Constabulary's internal investigation into the 2018 shooting of Jordan McKay is concluded, but won’t be released publicly; an investigation by OPP is ongoing
CORNER BROOK — The Royal Newfoundland Constabulary (RNC) officer who shot and fatally wounded Jorden McKay in Corner Brook almost two years ago is back on duty.
On Tuesday, RNC Chief Joe Boland issued a statement in response to a media inquiry into the status of two investigations — one internal and the other by the Ontario Provincial Police (OPP) — launched after McKay’s death on Nov. 27, 2018.
The RNC had gone to McKay’s Sunnyslope-area home that day at 11:30 p.m. After the shooting, police said there was a confrontation that led to McKay being shot.
McKay, 27, was known to police and had a criminal record.
“I am satisfied based on the results of the RNC internal investigation that it is appropriate at this time for the officers involved in the case to begin a reintegration program with the RNC." — RNC Chief Joe Boland
In the statement, Boland said the internal investigation into the circumstances surrounding McKay’s death and the actions of the officers involved had been completed. The results of that investigation won’t be released publicly.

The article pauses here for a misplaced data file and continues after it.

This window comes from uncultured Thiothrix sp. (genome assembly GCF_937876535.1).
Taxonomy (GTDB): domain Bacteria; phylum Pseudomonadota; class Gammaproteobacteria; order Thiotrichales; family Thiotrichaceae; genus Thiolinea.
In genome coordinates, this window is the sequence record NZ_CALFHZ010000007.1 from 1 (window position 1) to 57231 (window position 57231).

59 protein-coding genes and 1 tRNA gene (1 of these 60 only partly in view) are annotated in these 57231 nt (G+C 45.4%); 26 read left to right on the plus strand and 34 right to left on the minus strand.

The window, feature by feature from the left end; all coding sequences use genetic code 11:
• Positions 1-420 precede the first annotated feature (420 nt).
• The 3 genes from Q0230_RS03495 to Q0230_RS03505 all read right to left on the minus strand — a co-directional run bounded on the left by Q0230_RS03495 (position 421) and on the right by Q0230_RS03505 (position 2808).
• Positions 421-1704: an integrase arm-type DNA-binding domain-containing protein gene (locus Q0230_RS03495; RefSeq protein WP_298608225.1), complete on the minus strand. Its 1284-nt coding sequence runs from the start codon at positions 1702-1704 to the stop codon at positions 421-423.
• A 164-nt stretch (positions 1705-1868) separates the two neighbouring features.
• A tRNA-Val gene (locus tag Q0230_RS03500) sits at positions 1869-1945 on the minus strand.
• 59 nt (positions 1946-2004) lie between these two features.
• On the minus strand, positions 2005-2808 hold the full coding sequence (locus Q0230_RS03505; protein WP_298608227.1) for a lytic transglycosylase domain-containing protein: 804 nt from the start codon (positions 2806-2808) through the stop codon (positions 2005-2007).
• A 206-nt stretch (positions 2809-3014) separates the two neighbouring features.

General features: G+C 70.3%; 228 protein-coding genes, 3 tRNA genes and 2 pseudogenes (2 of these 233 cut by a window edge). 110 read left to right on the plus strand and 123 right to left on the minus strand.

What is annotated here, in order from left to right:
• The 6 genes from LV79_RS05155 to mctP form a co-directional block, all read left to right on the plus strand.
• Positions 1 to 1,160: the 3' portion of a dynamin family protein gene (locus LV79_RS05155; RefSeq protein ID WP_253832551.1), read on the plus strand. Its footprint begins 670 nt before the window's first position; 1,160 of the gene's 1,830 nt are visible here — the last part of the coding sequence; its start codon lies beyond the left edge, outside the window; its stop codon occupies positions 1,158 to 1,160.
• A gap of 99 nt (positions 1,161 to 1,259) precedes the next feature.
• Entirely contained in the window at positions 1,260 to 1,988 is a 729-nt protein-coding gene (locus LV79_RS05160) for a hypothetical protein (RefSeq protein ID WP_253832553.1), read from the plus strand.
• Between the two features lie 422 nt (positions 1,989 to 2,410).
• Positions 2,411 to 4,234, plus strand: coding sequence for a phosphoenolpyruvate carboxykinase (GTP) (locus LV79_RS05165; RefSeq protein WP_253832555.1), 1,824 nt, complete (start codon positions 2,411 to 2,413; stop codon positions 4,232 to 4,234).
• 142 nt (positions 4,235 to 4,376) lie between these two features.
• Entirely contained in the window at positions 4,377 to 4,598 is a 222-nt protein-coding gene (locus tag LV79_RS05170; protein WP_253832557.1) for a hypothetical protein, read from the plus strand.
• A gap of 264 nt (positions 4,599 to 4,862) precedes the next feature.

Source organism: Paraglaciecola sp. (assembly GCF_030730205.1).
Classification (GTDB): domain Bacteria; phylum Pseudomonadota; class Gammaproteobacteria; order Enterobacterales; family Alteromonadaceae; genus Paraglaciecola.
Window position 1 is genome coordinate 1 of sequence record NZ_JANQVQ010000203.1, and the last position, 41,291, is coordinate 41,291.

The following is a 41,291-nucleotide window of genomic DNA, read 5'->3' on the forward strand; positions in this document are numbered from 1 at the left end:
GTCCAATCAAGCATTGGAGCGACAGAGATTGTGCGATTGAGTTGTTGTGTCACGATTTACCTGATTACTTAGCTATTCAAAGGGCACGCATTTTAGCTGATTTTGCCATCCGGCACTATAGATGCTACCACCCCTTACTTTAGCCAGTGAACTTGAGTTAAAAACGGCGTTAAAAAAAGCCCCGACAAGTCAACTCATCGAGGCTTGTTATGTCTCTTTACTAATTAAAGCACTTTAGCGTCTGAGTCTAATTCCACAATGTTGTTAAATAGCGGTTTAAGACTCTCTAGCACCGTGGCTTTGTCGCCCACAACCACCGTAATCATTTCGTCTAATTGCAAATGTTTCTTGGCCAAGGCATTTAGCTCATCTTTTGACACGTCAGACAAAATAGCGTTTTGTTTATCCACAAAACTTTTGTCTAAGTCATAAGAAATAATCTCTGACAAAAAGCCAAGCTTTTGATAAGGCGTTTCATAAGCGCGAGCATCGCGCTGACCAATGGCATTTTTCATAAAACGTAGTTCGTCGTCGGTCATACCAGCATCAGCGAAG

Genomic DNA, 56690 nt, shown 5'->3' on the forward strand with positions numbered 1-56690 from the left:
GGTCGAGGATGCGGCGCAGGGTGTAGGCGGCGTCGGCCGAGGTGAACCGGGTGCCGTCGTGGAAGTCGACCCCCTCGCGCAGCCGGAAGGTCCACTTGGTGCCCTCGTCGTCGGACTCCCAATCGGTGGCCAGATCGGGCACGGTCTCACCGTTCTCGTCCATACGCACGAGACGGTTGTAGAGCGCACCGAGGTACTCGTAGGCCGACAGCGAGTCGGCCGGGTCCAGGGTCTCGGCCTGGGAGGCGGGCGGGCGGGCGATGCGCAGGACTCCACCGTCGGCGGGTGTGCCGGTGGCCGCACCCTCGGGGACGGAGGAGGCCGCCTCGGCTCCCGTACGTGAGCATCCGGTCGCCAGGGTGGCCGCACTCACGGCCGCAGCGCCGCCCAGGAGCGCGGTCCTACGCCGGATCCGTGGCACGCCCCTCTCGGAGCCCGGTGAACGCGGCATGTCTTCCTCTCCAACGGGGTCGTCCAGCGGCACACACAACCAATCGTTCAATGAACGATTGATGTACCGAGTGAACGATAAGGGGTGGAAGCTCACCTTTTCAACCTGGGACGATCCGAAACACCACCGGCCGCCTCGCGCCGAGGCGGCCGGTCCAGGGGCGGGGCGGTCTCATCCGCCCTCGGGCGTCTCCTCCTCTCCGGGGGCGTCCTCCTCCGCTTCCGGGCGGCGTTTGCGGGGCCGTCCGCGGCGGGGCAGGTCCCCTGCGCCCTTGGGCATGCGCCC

He said the OPP investigation overseen by this province’s Serious Incident Response Team (SIRT-NL) remains ongoing, but it is anticipated it will be concluded within six months.
“I am satisfied based on the results of the RNC internal investigation that it is appropriate at this time for the officers involved in the case to begin a reintegration program with the RNC,” Boland stated.
Boland would not do an interview on the matter, and instead media relations officer Const. Michael Hoddinott told SaltWire Network via email that the officer who fired the shot that killed McKay is working in St. John’s.
Hoddinott said the reintegration process referred to by Boland is engaged for officers who have been on extended leave from operational duties.
“It involves a medical assessment, use-of-force requalification, training and coach officer oversight as necessary, depending on the length of time away from duties, years of service and the circumstances surrounding the leave.”
Sgt. Kerry Schmidt, the OPP’s interim manager of corporate communications, said the Ontario police force’s initial investigation into the McKay shooting has been completed and is being reviewed by SIRT-NL.
“We are still following up on one recommendation that was sent back to us for follow-up,” said Schmidt.
He said that is being worked on and the final report, once completed, will be reviewed by the OPP and then provided to the province’s deputy minister of Justice and Public Safety.
Schmidt didn’t have a timeline on when that would happen.